DONGGUAN, China (AFP) — At least 2.7 million factory workers in southern China could lose their jobs as the global economic crisis hits demand for electronics, toys and clothes, according to industry estimates.
The region has seen massive export-driven expansion in recent years by supplying the world with cheap consumer goods, but rising production costs and falling US and European demand have marked a swift end to the boom.
Now 9,000 of the 45,000 factories in the cities of Guangzhou, Dongguan, and Shenzhen are expected to close before the Chinese New Year in late January, the Dongguan City Association of Enterprises with Foreign Investment estimates.
By then, the association expects overseas demand for products from the three manufacturing hubs to have shrunk by 30 percent, as the knock-on effects of the US housing market collapse and credit crunch filter down to Chinese workers.
"I am afraid it is not going to look good on the Chinese government if the decline of the export-led industries and the unemployment problem continue to worsen," Eddie Leung, the association's president told AFP.
Leung, also a member of the Chinese Manufacturers' Association, said the estimate of 2.7 million job losses was conservative, given that many of the larger factories in Guangdong province employ thousands of workers.
One of them, Hong Kong-listed Smart Union, a major toy manufacturer in Dongguan supplying US giants Mattel and Disney, closed its doors last week, leaving 7,000 workers out of work and with several weeks of back pay owed.
Clement Chan, chairman of the Federation of Hong Kong Industries, said a quarter of the 70,000 Hong Kong-owned companies in southern China, 17,500 businesses, could go to the wall by the end of January.
Describing the likelihood as a "worst case scenario," he said Hong Kong firms in the region employed a total of 10 million workers, but did not want to speculate on the extent of possible job losses.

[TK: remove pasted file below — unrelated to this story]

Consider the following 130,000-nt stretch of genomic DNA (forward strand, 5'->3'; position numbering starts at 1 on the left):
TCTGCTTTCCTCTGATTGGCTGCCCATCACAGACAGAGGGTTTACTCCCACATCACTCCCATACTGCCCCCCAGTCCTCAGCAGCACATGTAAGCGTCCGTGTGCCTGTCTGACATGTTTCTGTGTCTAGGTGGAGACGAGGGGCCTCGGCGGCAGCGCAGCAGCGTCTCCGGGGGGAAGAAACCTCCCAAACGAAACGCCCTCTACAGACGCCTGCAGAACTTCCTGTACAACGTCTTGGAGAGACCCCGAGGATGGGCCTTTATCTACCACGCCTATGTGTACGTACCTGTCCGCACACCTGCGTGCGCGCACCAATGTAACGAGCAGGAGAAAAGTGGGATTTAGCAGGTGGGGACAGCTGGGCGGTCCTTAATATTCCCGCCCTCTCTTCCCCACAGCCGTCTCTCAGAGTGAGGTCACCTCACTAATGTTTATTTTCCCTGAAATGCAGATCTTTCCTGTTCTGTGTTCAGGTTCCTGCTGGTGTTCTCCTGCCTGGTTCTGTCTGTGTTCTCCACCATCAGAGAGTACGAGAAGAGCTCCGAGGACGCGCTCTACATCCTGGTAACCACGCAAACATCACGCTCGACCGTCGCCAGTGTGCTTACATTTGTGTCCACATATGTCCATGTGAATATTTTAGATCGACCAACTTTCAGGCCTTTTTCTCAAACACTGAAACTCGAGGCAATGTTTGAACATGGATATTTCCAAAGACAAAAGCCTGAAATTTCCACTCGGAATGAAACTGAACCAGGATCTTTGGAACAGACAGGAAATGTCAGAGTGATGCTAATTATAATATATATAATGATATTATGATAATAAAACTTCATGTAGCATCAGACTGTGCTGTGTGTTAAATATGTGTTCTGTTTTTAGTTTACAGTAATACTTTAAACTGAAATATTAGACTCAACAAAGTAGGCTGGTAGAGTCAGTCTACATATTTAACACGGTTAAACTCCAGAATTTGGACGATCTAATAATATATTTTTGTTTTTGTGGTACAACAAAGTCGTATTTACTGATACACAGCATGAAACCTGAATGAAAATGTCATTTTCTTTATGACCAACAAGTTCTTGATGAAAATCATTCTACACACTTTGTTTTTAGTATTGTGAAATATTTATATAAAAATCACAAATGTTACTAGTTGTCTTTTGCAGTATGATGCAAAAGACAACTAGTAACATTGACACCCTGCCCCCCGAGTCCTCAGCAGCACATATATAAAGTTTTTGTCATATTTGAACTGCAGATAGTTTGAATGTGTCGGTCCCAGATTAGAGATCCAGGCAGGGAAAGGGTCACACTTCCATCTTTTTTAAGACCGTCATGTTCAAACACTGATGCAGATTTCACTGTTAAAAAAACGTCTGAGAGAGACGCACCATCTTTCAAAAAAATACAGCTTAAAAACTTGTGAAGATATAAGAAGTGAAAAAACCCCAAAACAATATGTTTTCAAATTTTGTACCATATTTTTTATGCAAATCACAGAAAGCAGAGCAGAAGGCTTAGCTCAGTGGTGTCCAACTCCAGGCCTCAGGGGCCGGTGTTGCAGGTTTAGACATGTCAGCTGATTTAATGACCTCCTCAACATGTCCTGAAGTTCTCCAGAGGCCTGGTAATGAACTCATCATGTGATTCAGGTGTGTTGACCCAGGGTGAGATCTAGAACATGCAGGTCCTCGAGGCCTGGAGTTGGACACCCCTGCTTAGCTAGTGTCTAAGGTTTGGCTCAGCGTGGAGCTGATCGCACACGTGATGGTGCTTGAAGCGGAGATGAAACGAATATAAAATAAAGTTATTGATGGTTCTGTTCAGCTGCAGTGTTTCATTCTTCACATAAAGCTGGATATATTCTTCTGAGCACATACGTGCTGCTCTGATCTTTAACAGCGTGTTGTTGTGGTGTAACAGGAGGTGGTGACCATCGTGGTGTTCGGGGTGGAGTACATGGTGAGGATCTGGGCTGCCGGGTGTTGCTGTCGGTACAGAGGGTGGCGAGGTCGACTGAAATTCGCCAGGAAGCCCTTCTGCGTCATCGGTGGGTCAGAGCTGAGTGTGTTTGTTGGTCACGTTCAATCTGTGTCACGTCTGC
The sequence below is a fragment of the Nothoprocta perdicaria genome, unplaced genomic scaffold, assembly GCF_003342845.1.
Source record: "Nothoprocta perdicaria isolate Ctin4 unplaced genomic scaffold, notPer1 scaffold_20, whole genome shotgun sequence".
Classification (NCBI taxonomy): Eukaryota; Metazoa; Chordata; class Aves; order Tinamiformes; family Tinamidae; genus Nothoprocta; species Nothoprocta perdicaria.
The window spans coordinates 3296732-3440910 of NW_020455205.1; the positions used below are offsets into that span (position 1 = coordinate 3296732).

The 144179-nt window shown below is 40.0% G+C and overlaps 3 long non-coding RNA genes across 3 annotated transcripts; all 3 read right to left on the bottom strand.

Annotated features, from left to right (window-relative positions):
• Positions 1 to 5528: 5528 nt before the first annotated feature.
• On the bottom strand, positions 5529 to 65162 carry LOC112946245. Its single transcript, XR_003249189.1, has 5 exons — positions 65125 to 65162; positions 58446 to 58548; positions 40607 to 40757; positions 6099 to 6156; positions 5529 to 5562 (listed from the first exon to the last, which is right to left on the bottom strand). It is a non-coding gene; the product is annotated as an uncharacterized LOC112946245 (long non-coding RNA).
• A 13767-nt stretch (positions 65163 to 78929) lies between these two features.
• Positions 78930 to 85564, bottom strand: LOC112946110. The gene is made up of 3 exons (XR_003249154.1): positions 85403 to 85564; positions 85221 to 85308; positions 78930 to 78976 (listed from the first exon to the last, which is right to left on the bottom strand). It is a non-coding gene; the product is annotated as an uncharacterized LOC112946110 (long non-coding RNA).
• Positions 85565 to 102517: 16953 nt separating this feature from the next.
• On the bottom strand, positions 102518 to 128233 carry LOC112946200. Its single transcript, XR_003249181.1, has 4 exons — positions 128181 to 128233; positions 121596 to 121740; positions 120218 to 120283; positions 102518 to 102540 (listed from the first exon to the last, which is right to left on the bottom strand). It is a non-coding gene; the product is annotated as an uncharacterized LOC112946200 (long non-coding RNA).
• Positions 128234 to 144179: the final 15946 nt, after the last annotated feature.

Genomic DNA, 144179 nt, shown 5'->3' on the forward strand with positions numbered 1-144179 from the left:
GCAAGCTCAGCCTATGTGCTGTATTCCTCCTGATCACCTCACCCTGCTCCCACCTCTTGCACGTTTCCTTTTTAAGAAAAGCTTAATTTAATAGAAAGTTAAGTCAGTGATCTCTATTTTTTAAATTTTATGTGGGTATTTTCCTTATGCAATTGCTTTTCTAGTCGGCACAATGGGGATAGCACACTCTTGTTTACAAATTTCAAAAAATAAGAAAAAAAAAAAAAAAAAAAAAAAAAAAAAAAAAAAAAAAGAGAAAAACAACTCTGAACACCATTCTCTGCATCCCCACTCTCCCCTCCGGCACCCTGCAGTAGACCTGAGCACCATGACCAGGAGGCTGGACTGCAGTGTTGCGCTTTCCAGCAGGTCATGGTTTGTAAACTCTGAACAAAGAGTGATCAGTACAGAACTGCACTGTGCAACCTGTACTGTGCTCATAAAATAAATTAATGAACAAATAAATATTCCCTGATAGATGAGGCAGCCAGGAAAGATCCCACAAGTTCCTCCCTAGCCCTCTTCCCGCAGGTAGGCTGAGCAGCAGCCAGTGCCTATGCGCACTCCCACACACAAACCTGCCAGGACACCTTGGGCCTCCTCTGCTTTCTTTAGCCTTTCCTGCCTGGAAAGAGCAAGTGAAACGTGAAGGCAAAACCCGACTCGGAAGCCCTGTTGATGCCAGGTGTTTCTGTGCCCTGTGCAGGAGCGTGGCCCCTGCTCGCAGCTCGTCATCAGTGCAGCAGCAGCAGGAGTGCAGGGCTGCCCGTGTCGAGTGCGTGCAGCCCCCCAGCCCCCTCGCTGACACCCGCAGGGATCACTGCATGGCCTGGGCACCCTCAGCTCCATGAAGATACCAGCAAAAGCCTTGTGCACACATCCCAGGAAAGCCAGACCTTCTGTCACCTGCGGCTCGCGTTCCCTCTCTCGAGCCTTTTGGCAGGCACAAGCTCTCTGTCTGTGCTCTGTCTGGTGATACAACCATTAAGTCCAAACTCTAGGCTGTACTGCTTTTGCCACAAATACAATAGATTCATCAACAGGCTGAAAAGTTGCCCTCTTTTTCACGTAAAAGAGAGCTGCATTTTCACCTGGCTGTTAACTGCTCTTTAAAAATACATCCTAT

While small and medium-sized factories are especially prone, the threat of lay offs looms just as large over the region's manufacturing giants, further squeezed by the appreciation of the yuan.
Harry To's Mansfield Manufacturing is a classic example of the spectacular growth in China's industrial heartland over the last three decades.
To started a metal business from a small room in Hong Kong in 1975. In 1991, he joined hundreds of other Hong Kong entrepreneurs moving their production across the border into China to take advantage of cheap labour and land.
He now employs 8,500 workers in 11 factories in China and Europe. His six factories in Dongguan cover 140,000 square meters (1.5 million square feet).
To's company, which is now a subsidiary of Singapore-listed InnoTek Ltd. supplies metal components for cars, plasma televisions, printers and other electrical appliances to Japanese brands including Canon, Toshiba, Epson, Minolta and Fuji-Xerox.
Business for the company, among the largest in its field in China, has grown by 40 percent annually in recent years, but with credit being harder to come by, no manufacturer is safe, he said.
"With banks being so tight on their lending policies now, bringing down a factory overnight has now become very easy."
All his expansion plans have had to be put on hold.
"Some of our long-time Japanese and European clients have asked us to stop producing for them in the next two to three weeks," he said.
"They said they did not want to have too much stock piled up in their warehouse as demand continues to dwindle."
To recently started building a new 70,000 square metre factory in Dongguan and was planning to hire 2,000 more workers later this year. But now, all work on the unfinished factory has stopped until more orders roll in.
"No one would expand their business when the prospects for the entire manufacturing industry look so grim," he said.
Instead of hiring more workers, To is looking at cutting 1,000 employees across his operations.
But far from being downhearted, he is shifting part of the company's export-led production to developing energy-saving electrical appliances for the domestic market, which he sees as weathering the current financial turmoil.
"In the long run, I am confident that mainland Chinese consumers' purchasing power will keep rising as their Western counterparts continue to lose out."
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